The clock never became much more than an idea in the back of my mind until I decided to make it
for my Senior Project to complete my
Electrical Engineering degree.
I wanted to use a microcontroller with
the lowest pin count possible. I figured I
could drive the LEDs with 14 I/O pins
using Charlieplexing (more on that later).
Two more I/O pins would be used to read
two pushbuttons used for setting the
I had already picked out the
microcontroller that I wanted to use. I had
been playing around with Microchip
products for a number of years, so I chose
the PIC16F627A. It was an 18-pin
controller with 16 I/O lines — the exact
number of I/O lines that I needed.
However, my professor insisted I add an alarm feature.
Now I needed to add a buzzer for the alarm and probably
a couple more pushbuttons to set it. Plus, one more LED
to indicate when the alarm was turned on would be
I decided to include another LED for a PM indicator,
so an alarm that was set for say, 6:00 AM wouldn’t sound
at 6:00 PM. I then considered that I would be running the
microcontroller with its internal oscillator that probably
wasn’t all that stable; the clock wouldn’t keep accurate
time. It would be much more precise to monitor the 60
Hz from the electric utility for the time base (refer to the
sidebar). How many more I/O pins would now be
Although Microchip has plenty of microcontrollers
that have more than enough I/O pins for this project, I
really didn’t want to increase the pin count of the
controller! Was it actually possible to drive 182 LEDs and
a buzzer, and monitor four pushbuttons and the line
frequency with only 16 I/O pins? Or, was my pride going
to get me into trouble (why couldn’t I just add a few pins)?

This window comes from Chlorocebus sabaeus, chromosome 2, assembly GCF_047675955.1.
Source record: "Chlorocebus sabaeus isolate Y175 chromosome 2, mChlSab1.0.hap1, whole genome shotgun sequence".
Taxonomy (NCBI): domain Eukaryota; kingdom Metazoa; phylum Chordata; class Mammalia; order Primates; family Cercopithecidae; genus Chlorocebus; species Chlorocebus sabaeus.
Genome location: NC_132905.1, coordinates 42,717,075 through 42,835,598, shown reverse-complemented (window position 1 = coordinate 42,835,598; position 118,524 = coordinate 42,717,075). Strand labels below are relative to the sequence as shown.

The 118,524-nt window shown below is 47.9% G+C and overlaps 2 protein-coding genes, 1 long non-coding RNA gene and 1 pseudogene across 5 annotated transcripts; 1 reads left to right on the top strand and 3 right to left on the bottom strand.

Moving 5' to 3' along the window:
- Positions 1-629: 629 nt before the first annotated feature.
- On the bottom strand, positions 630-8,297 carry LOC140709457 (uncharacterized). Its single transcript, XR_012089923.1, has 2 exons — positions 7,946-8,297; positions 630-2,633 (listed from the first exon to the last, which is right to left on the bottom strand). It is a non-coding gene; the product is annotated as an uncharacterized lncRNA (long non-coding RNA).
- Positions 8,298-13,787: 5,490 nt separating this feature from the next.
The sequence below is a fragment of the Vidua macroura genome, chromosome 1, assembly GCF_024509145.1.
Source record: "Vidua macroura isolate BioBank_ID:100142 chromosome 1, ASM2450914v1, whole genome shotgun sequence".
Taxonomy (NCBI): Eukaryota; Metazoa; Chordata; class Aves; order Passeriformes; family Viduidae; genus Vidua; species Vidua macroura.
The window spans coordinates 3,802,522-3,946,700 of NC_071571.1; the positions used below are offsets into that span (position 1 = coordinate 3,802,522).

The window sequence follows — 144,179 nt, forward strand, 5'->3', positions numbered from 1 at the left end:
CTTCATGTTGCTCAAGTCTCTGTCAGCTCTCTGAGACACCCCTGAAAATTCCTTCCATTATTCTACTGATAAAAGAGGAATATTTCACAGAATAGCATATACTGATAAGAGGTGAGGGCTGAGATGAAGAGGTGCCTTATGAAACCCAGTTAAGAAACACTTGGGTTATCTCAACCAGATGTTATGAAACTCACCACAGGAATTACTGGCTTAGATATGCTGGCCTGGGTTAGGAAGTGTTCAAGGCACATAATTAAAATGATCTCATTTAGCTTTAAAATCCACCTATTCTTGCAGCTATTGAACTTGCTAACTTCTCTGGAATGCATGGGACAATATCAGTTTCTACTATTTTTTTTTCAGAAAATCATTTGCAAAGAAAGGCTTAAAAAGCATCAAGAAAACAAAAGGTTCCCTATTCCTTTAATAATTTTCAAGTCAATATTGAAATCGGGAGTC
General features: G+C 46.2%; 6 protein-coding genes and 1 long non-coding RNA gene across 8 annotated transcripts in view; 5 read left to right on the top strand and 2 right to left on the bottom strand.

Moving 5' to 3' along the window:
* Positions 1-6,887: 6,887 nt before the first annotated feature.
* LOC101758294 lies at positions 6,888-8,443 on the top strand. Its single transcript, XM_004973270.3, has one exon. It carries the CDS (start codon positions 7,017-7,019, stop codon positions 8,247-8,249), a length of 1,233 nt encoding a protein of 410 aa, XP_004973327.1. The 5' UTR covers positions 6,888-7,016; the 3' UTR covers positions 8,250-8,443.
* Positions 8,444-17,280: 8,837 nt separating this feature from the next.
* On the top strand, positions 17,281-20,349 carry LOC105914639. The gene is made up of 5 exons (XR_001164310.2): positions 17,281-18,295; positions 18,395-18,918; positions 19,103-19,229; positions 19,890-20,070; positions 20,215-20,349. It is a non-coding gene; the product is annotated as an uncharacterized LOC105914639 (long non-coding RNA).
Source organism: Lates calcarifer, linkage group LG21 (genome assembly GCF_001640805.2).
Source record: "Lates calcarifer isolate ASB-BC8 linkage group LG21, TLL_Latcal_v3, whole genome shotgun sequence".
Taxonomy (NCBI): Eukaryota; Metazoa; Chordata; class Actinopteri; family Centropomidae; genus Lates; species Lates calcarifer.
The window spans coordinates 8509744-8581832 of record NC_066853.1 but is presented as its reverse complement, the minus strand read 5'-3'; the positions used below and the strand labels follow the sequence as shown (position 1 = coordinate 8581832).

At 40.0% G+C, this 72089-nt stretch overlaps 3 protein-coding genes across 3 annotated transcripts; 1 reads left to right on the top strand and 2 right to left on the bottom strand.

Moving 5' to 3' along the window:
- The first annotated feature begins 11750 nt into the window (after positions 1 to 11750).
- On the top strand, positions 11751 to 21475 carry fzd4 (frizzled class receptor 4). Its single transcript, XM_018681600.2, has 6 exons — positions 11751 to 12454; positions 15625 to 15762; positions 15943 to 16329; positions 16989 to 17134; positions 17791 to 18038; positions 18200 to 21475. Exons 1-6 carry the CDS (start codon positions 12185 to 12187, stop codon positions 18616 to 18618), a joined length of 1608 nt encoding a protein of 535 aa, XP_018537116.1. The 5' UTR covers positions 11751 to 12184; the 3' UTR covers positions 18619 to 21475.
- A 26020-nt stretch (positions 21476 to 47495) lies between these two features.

The buzzer would definitely need its own dedicated
I/O line. The LEDs would require 14 I/O pins. That would
leave only one pin to read the pushbuttons and monitor
the line frequency.
A couple of ideas occurred to me. I had the vague
notion that I could connect the pushbuttons and the 60
Hz signal through a resistor network to the I/O pin. An
analog input to detect changes in voltage could be used
to interpret the button combination currently being
pressed, and at the same time, monitor the 60 Hz line.
The other thought was to use four of the LED I/O pins to
strobe the buttons, and using diodes for isolation, connect
the buttons and 60 Hz together into the I/O pin.
A cursory look at the datasheet for the PIC16F627A
showed that it had all the necessary features to run the
clock. It had 16 I/O lines with high current capability for
direct LED drive, an internal oscillator, and analog input
capability. If the 1K bytes of program memory wasn’t
enough, either the PIC16F628A or PIC16F648A could be
used, which have 2K or 4K bytes of program memory,
respectively. Otherwise, they’re identical to the
Driving 182 LEDs with
Only 14 I/O Pins
Complementary LED drive — also known as
Charlieplexing — allows a large number of LEDs to be
controlled with a relatively small number of I/O pins as
previously mentioned. Charlieplexing is named after
Charlie Allen of Maxim Integrated.
He used this technique to create LED driver ICs for
Maxim in the 1990s (
www.maximintegrated.com/en/app-notes/ index.mvp/id/1880). The idea behind
Charlieplexing is simple: Given every possible
combination of two I/O ports, connect two LEDs between
them, with the two LEDs in parallel and in opposite
Another way to look at Charlieplexing is to consider a
standard 4x4 matrix of LEDs (Figure 1). There are four
rows and four columns, requiring a total of eight I/O lines
to control 16 LEDs. You’ll notice that each column has a
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■ FIGURE 1. Standard 4x4 LED matrix.